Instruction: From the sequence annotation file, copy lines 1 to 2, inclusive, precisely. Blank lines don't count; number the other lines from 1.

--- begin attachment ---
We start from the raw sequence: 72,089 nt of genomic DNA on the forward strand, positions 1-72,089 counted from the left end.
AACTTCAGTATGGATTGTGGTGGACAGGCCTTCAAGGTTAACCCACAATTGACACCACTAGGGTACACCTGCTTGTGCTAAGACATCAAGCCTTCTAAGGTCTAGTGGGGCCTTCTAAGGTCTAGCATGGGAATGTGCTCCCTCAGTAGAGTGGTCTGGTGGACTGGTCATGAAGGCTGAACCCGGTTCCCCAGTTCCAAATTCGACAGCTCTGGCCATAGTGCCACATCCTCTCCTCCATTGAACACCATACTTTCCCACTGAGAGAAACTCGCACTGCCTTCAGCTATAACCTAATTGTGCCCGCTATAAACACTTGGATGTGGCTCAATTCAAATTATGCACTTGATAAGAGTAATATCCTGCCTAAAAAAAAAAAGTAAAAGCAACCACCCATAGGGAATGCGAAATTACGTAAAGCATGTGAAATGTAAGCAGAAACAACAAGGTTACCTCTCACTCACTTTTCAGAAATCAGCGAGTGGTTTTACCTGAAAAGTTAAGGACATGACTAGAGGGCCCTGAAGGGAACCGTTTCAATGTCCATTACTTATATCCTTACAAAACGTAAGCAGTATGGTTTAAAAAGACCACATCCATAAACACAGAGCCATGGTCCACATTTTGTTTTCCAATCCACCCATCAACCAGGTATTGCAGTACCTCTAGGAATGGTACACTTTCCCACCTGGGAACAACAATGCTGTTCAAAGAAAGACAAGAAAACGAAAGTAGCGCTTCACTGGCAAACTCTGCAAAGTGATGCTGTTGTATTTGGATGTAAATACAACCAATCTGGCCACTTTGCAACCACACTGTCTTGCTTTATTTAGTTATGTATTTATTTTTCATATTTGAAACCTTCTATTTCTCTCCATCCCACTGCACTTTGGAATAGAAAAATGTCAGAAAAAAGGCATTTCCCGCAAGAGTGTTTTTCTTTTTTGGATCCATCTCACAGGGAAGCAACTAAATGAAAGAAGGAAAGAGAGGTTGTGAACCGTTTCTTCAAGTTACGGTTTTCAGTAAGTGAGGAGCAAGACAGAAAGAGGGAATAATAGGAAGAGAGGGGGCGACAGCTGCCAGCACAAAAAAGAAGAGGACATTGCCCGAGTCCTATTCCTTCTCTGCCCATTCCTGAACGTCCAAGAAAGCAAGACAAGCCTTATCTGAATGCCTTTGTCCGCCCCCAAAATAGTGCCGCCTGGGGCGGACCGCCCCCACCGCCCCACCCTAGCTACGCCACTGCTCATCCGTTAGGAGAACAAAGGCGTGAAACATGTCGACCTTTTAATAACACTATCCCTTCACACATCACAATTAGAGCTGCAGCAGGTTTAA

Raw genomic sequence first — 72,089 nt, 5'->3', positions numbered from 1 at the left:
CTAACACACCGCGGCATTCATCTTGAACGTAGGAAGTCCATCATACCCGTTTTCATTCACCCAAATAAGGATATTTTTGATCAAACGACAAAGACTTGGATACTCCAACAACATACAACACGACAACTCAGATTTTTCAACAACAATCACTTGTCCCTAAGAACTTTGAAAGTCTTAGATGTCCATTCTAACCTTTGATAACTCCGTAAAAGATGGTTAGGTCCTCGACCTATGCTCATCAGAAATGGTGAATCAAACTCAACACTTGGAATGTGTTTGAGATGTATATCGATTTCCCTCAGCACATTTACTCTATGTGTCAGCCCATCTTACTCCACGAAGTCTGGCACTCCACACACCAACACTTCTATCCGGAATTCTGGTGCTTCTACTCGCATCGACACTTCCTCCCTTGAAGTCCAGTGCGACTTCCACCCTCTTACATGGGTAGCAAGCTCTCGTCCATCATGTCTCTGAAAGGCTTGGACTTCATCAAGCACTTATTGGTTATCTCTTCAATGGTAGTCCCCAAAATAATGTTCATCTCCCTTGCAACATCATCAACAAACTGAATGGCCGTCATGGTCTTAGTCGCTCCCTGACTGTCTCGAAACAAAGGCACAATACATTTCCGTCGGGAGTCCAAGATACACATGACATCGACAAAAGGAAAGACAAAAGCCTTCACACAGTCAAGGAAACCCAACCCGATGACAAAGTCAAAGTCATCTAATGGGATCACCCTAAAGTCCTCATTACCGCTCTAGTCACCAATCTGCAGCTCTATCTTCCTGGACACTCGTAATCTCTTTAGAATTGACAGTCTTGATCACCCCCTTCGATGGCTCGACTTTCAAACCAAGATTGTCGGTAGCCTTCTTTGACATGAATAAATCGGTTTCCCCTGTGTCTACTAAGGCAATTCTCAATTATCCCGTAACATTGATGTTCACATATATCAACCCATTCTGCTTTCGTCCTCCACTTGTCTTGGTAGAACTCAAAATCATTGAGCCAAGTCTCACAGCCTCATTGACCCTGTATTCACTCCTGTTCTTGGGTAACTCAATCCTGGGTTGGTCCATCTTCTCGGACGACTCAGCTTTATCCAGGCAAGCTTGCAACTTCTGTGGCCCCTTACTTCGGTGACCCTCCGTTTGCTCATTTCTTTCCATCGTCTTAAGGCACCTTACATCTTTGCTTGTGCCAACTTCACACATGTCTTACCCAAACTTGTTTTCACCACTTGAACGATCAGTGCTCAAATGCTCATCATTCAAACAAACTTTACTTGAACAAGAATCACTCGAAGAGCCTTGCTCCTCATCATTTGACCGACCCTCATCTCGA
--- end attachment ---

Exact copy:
We start from the raw sequence: 72,089 nt of genomic DNA on the forward strand, positions 1-72,089 counted from the left end.
AACTTCAGTATGGATTGTGGTGGACAGGCCTTCAAGGTTAACCCACAATTGACACCACTAGGGTACACCTGCTTGTGCTAAGACATCAAGCCTTCTAAGGTCTAGTGGGGCCTTCTAAGGTCTAGCATGGGAATGTGCTCCCTCAGTAGAGTGGTCTGGTGGACTGGTCATGAAGGCTGAACCCGGTTCCCCAGTTCCAAATTCGACAGCTCTGGCCATAGTGCCACATCCTCTCCTCCATTGAACACCATACTTTCCCACTGAGAGAAACTCGCACTGCCTTCAGCTATAACCTAATTGTGCCCGCTATAAACACTTGGATGTGGCTCAATTCAAATTATGCACTTGATAAGAGTAATATCCTGCCTAAAAAAAAAAAGTAAAAGCAACCACCCATAGGGAATGCGAAATTACGTAAAGCATGTGAAATGTAAGCAGAAACAACAAGGTTACCTCTCACTCACTTTTCAGAAATCAGCGAGTGGTTTTACCTGAAAAGTTAAGGACATGACTAGAGGGCCCTGAAGGGAACCGTTTCAATGTCCATTACTTATATCCTTACAAAACGTAAGCAGTATGGTTTAAAAAGACCACATCCATAAACACAGAGCCATGGTCCACATTTTGTTTTCCAATCCACCCATCAACCAGGTATTGCAGTACCTCTAGGAATGGTACACTTTCCCACCTGGGAACAACAATGCTGTTCAAAGAAAGACAAGAAAACGAAAGTAGCGCTTCACTGGCAAACTCTGCAAAGTGATGCTGTTGTATTTGGATGTAAATACAACCAATCTGGCCACTTTGCAACCACACTGTCTTGCTTTATTTAGTTATGTATTTATTTTTCATATTTGAAACCTTCTATTTCTCTCCATCCCACTGCACTTTGGAATAGAAAAATGTCAGAAAAAAGGCATTTCCCGCAAGAGTGTTTTTCTTTTTTGGATCCATCTCACAGGGAAGCAACTAAATGAAAGAAGGAAAGAGAGGTTGTGAACCGTTTCTTCAAGTTACGGTTTTCAGTAAGTGAGGAGCAAGACAGAAAGAGGGAATAATAGGAAGAGAGGGGGCGACAGCTGCCAGCACAAAAAAGAAGAGGACATTGCCCGAGTCCTATTCCTTCTCTGCCCATTCCTGAACGTCCAAGAAAGCAAGACAAGCCTTATCTGAATGCCTTTGTCCGCCCCCAAAATAGTGCCGCCTGGGGCGGACCGCCCCCACCGCCCCACCCTAGCTACGCCACTGCTCATCCGTTAGGAGAACAAAGGCGTGAAACATGTCGACCTTTTAATAACACTATCCCTTCACACATCACAATTAGAGCTGCAGCAGGTTTAA